Internet Service Provider (ISP), companies that sell access to the Internet to other users.

IP address, the numerical identifier for a computer connected to a TCP/IP network, such as the Internet. IP addresses consit of a set of four numbers from 0 - 255 and separated by periods. For example

Java, the programming language developed by Sun Microsystems used for creating applications that can be run over the Web, computer language designed to be run on any computer regardless of the operating system.

JavaScript, language developed by Netscape to add functionality and enhancements to Web pages.

jpg or JPEG, pronounced "jay-peg," a compressed graphics format supported by all graphical web browsers, second of the most common image formats used on the Web. The acronym stands for Joint Photographic Experts Group.

kilobyte, KB, unit of electronic storage capable of holding 1,024 bytes.

link, that portion of a hypertext document that allows for moving to another part of the document or to another document altogether.

list, a secified group of Address Book entries that allows you to send an e-mail message to a goup of people without manually selecting each individual addressee.

local area network, computer network that covers a relatively small area, such as a single building or company, and allows for sharing devices such as printers or services such as Internet connection.

location bar, identifies the address of the Web page displayed in the browser window.

mailer form, a form in a Web page that sends an e-mail message.

mailto link, a link in a Web page that opens the default e-mail program and addresses a message to a specific address. The specified URL begins with "mailto:" followed by the e-mail address.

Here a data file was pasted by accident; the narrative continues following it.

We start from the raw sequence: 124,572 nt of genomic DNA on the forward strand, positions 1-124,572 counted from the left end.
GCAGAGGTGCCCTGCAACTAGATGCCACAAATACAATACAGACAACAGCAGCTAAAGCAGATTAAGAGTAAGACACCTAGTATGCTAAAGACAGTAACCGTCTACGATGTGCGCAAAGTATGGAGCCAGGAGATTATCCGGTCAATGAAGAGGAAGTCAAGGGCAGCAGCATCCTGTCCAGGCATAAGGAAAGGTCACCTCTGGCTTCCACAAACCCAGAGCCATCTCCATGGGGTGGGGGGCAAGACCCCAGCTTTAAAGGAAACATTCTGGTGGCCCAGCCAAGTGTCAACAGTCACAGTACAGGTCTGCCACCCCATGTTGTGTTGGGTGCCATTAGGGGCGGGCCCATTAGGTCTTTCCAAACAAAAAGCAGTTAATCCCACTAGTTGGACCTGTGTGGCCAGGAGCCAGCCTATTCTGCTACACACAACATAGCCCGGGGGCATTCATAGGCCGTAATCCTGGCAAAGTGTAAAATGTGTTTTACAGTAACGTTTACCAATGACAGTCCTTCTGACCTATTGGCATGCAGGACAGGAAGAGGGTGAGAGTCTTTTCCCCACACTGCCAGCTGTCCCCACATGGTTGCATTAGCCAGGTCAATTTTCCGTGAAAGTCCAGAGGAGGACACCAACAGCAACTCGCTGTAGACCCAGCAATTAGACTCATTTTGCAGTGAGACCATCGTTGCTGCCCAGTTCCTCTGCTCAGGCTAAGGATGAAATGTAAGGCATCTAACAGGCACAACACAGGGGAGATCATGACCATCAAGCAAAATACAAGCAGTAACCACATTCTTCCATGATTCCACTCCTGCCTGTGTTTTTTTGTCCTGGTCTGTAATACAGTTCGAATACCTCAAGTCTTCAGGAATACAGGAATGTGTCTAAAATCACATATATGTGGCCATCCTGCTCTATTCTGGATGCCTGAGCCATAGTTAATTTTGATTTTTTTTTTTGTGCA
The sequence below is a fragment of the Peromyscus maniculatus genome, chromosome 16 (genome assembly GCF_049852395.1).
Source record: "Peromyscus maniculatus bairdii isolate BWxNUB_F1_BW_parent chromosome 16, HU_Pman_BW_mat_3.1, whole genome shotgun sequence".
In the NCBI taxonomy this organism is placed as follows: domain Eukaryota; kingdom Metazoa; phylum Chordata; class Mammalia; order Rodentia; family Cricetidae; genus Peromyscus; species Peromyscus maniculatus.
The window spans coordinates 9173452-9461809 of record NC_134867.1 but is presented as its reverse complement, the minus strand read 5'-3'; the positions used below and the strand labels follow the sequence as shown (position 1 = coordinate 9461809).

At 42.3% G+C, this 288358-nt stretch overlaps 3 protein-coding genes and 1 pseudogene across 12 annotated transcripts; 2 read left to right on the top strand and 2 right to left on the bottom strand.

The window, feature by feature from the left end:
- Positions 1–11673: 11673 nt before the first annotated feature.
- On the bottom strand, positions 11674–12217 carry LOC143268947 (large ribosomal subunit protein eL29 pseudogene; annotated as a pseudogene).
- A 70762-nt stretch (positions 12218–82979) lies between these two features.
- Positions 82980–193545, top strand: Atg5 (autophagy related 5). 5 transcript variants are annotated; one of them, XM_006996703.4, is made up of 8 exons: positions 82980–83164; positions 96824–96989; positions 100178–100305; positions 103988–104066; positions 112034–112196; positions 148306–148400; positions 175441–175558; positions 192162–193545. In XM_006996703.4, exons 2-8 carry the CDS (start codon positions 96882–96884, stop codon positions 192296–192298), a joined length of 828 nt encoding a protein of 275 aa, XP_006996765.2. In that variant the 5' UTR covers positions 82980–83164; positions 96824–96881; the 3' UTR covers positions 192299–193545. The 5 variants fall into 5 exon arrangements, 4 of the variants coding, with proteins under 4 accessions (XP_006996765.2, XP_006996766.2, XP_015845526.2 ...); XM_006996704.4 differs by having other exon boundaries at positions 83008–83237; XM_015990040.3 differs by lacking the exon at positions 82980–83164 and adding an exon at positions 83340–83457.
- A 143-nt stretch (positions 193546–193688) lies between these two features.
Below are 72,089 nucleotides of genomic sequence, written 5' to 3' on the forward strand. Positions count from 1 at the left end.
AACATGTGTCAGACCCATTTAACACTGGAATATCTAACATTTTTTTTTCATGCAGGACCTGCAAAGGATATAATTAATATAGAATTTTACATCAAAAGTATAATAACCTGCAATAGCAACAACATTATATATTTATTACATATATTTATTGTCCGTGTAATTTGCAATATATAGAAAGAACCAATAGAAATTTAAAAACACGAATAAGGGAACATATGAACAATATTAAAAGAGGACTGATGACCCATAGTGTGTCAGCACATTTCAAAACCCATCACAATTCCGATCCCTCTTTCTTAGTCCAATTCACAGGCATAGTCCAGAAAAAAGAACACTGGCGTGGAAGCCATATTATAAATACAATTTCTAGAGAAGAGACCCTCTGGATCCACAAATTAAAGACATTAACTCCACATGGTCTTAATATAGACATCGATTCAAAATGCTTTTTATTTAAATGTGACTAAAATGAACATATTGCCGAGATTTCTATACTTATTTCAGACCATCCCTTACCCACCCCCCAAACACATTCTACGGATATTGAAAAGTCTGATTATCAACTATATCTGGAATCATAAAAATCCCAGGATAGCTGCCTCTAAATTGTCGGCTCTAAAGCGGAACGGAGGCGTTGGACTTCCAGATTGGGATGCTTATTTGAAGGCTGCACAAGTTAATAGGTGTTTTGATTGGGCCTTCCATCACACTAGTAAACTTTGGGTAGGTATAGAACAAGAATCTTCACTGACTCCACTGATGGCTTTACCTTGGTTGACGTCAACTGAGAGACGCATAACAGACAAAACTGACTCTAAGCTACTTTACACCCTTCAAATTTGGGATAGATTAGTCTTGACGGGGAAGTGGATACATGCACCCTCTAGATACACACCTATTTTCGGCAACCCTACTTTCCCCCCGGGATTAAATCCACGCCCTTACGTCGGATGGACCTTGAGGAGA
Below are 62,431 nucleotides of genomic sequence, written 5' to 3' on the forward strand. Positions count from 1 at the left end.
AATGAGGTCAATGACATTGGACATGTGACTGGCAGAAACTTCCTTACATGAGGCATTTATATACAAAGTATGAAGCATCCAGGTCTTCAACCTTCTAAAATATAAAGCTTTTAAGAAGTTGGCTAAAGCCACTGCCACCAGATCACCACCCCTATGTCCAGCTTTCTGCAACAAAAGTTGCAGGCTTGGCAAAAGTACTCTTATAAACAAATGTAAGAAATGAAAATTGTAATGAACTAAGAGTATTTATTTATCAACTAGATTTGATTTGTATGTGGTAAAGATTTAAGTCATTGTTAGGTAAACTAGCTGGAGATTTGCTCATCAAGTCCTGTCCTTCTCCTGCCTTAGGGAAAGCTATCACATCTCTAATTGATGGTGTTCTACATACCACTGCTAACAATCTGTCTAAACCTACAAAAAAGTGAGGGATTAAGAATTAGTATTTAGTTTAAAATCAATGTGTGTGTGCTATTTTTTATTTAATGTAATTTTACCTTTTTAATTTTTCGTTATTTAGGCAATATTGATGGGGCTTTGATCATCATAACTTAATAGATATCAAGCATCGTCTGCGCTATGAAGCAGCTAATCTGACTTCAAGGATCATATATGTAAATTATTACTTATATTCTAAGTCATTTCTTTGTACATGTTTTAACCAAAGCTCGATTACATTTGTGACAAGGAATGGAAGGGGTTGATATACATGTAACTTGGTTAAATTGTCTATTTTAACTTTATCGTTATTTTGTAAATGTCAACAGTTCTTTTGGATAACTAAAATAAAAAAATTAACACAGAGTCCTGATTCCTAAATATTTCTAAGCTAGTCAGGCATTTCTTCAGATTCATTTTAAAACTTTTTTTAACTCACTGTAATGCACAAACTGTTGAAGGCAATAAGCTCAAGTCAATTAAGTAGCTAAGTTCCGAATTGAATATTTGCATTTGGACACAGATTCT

megabyte (MB), the unit of electronic storage capable of holding 1,048,576 bytes.

menu bar, groups commands by menu name, clicking a menu name opens a menu of commands or submenus.

META tags, HTML tags that provide information about a Web page, such as author, keywords, description, character set and authoring program.

modem, device that enables a computer to connect to other computers via a telephone or other transmission line

navigational guide, a list, index or directory of Web pages organized by themes or subjects.

navigation buttons, tool bar buttons used to move among Web pages, includes, Back, Forward and Home.

Netcsape Communicator, a software suite for using the World Wide Web.

network, two or more computers linked together to exchange data.

newsgroup, a forum on the Usenet network with a specific topic of interest, used by participants to read, post and reply to messeages.

news reader, spacial software used to receive message posted to newsgroups.

news server, a server that manages and stores the messages posted to various newsgroups.

password, a personal code that verifies that you have the right to access a computer, file, server or other electronic area or component.

personal toolbar, customizable toolbar that displays buttons you can click to jump to Web pages.

plug-ins, software programs that extend the capabilities of other programs.

Portable Document Format (PDF), file format that captures formatting informationfrom various publishing programs and enables them to appear exactly as intended on other computers.

post, a message sent to a newsgroup or bulletin board.

posting, the act of sending an e-mail message to a newsgroup or bulletin board.